Update April 20, 2021: The SGA intends to appeal the Swedish Administrative Court’s decision to revoke the authority’s ruling against Kindred Group.
The SGA holds that the interpretation of the court devalues the deposit limits intended to safeguard gamblers. It also argues that, based on the court’s decision, “the licensee who offers both commercial online gaming and betting can easily circumvent the deposit limits, while a licensee who only offers commercial online gaming cannot.”
Initial SGA ruling dismissed
The Kindred Group emerged victorious in its appeal against a Swedish Gambling Authority (SGA) decision that alleged that one of the gambling company’s subsidiaries broke COVID-19 pandemic deposit limit rules.
The hearing on the matter took place in the Swedish Administrative Court in Linköping, with the judges dismissing the initial SGA ruling. In a statement on Tuesday, the SGA outlined that it has the option to appeal this decision.
players were able to make deposits to an adjacent sports betting account and subsequently transfer the funds into their online casino account
Kindred’s Spooniker Ltd subsidiary and local operator ATG received SGA sanctions last December for supposedly breaking the rules over the temporary weekly deposit limit of SEK5,000 ($581.17) for online casinos. The SGA had conducted an investigation which revealed that players were able to make deposits to an adjacent sports betting account and subsequently transfer the funds into their online casino account to gamble with.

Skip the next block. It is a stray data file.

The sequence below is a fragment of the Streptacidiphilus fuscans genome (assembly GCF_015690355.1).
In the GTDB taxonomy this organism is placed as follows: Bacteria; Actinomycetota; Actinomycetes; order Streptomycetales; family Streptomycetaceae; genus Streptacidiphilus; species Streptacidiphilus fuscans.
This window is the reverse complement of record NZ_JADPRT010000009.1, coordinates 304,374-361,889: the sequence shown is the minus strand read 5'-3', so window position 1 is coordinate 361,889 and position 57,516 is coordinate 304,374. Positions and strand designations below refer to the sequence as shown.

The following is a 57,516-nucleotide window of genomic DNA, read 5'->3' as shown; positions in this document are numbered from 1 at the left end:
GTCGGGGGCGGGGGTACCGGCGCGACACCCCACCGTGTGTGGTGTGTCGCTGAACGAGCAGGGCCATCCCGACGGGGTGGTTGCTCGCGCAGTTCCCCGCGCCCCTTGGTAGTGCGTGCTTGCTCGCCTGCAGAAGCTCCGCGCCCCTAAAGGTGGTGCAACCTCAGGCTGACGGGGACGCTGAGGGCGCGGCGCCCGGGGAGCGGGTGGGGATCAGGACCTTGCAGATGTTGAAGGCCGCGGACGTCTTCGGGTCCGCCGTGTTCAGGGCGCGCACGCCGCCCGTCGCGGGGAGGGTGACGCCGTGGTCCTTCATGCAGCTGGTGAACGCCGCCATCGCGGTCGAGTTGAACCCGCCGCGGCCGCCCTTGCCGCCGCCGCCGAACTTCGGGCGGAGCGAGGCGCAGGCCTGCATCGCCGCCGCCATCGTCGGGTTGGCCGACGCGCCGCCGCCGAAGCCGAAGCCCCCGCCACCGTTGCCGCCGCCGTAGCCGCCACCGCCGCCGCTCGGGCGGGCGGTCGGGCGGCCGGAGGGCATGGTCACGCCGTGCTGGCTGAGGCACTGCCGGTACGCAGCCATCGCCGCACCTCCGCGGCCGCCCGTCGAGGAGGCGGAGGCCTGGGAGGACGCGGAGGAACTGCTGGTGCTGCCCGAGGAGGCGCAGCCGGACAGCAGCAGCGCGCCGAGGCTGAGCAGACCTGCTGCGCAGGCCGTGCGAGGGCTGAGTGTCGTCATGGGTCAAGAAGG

This loophole meant that Spooniker account holders could bypass the pandemic deposit limit, allowing them to deposit as much as SEK50,000 ($5,811.67) on a weekly basis and use the funds to play online casino games.
The SGA gave Kindred three weeks to rectify the issue, stating that it would fine the gambling operator SEK1m ($116,233.50) for every week that the loophole was still live.
Differences in interpretation
In response to the SGA sanction, Kindred told EGR that it had interpreted the temporary measure correctly, saying:
“It is the deposit limit set by the customer that determines his/her access to the products. However, the SGA has adopted a different interpretation that it is the actual deposits made that determines product access, which is not what is intended by the regulations.”
Kindred decided to appeal the authority’s decision and the court ultimately sided with the operator. The judges concluded that the SGA’s interpretation of the temporary regulations was not correct and proceeded to annul the gambling regulator’s initial injunction.
the limit applies to deposits at online casinos but not sportsbooks
Despite players being able to play casino games using new weekly deposits worth over SEK5,000, this did not mean Kindred violated the temporary regulations, as the limit applies to deposits at online casinos but not sportsbooks.
Kindred requires all players to set a deposit limit to comply with Swedish law.
Hard stance on operators
The Swedish government approved the cap on deposits in June 2020 amid concerns about increasing levels of online gambling during the pandemic. The move sparked uproar among licensed operators in the region, who maintained that such a restrictive measure would drive gamblers towards black-market sites.
The temporary deposit limit was initially intended to remain effective until the end of 2020, but the ongoing pandemic led the authorities to extend the measure until at least June 2021.
The SGA has a reputation for very closely monitoring operators and their actions. In February 2021, ComeOn Group brands were hit with SEK175m ($20.3m) worth of fines for offering “unauthorized bonus offers”. Betsson got fined SEK20m ($2.3m) in June 2020 for allowing customers to add funds to their accounts by using retail vouchers, while the Kindred Group incurred a SEK100m ($11.6m) penalty in March 2020 over bonus offer breaches.